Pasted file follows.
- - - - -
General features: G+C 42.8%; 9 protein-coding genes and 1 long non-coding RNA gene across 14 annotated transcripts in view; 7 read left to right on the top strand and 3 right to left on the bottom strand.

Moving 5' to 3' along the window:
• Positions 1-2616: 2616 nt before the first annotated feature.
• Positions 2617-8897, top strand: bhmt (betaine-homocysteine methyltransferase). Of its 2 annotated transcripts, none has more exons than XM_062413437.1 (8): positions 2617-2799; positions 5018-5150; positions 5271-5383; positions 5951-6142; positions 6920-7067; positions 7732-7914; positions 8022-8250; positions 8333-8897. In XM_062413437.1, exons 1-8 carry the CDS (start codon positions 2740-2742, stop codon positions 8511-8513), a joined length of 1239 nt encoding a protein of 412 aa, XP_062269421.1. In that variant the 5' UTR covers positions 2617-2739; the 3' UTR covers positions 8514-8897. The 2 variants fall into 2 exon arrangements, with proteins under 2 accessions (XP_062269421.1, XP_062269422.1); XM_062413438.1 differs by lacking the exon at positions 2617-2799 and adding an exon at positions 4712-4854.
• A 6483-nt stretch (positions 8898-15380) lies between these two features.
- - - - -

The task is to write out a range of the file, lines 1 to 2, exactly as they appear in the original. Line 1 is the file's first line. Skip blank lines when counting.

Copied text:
General features: G+C 42.8%; 9 protein-coding genes and 1 long non-coding RNA gene across 14 annotated transcripts in view; 7 read left to right on the top strand and 3 right to left on the bottom strand.

Moving 5' to 3' along the window: